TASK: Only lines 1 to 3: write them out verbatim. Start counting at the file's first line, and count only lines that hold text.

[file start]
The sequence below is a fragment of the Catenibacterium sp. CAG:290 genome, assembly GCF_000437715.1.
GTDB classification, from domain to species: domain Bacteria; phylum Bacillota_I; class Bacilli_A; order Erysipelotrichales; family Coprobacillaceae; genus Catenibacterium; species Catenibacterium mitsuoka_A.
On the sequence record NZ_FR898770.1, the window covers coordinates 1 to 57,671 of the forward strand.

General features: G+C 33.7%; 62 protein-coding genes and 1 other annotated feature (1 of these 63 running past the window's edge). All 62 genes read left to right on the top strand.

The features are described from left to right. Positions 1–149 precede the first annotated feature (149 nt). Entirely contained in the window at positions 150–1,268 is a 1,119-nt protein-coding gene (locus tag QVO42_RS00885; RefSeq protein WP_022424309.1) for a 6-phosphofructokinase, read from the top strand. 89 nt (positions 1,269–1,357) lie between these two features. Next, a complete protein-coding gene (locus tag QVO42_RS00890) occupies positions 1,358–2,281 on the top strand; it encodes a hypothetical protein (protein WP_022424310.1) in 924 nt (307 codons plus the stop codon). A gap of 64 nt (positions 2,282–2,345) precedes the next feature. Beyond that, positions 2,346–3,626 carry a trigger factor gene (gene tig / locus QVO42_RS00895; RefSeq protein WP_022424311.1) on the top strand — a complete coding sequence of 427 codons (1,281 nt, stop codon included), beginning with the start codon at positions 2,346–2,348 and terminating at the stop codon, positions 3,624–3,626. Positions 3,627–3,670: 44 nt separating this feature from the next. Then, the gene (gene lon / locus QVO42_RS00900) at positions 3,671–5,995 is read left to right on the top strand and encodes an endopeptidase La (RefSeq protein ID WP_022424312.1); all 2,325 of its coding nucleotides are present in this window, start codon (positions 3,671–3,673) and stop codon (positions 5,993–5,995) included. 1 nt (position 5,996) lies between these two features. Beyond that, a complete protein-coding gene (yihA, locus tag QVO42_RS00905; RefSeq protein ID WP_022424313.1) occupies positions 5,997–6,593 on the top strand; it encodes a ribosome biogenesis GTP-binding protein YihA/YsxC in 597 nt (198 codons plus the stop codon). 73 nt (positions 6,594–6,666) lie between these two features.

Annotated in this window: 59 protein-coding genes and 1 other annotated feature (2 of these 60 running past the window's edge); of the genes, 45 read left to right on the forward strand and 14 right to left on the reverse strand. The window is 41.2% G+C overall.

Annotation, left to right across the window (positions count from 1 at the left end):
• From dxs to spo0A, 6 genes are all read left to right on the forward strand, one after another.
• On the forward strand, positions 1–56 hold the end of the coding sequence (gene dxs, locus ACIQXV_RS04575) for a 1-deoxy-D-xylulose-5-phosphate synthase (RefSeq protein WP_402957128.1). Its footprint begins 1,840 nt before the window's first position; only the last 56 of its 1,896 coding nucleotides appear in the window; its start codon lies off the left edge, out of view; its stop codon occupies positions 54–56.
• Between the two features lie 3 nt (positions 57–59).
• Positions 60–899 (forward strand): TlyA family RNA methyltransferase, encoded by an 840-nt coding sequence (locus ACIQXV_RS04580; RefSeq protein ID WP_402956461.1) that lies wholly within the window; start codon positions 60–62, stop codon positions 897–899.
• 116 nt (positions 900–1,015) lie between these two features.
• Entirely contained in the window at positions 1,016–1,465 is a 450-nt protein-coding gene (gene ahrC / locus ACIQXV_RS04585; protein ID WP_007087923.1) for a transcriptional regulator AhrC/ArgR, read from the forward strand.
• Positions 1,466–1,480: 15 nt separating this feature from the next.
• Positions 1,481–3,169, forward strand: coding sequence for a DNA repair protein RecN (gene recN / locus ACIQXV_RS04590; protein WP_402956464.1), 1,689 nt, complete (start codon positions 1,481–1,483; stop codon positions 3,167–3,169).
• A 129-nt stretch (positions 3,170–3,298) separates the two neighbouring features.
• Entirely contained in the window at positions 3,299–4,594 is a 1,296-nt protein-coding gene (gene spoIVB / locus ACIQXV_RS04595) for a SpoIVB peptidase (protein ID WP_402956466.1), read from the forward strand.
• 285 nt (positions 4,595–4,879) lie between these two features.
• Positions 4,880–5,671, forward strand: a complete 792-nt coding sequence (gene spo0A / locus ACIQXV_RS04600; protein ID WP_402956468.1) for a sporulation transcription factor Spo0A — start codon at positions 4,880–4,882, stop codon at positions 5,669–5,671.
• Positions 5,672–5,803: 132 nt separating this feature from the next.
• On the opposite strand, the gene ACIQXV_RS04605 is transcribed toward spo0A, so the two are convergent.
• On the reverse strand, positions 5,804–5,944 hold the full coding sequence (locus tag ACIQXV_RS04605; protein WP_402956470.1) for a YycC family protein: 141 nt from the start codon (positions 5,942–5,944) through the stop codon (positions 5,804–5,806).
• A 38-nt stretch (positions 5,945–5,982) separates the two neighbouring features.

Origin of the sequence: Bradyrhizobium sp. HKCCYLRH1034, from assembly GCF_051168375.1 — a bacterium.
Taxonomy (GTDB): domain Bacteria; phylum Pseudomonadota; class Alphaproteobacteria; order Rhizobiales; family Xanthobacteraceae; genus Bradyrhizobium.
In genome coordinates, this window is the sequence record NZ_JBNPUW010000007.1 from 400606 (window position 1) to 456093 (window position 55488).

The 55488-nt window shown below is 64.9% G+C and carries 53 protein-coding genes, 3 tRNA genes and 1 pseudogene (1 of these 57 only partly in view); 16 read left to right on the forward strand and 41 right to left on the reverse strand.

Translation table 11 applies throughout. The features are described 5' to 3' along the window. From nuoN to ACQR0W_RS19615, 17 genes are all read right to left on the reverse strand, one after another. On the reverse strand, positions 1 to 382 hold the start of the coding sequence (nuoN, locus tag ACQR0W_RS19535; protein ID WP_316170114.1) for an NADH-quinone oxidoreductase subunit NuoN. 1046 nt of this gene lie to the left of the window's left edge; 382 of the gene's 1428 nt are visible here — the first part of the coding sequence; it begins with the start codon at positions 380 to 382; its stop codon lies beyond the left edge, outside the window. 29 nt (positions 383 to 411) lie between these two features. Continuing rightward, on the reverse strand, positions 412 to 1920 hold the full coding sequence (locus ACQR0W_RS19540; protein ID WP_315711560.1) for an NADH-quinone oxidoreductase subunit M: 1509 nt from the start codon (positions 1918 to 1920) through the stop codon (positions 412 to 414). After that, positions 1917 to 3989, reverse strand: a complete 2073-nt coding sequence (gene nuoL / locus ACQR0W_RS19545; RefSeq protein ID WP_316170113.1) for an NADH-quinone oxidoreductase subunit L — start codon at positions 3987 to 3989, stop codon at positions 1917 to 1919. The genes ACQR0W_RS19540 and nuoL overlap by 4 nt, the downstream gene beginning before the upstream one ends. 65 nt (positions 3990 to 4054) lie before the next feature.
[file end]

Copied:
The sequence below is a fragment of the Catenibacterium sp. CAG:290 genome, assembly GCF_000437715.1.
GTDB classification, from domain to species: domain Bacteria; phylum Bacillota_I; class Bacilli_A; order Erysipelotrichales; family Coprobacillaceae; genus Catenibacterium; species Catenibacterium mitsuoka_A.
On the sequence record NZ_FR898770.1, the window covers coordinates 1 to 57,671 of the forward strand.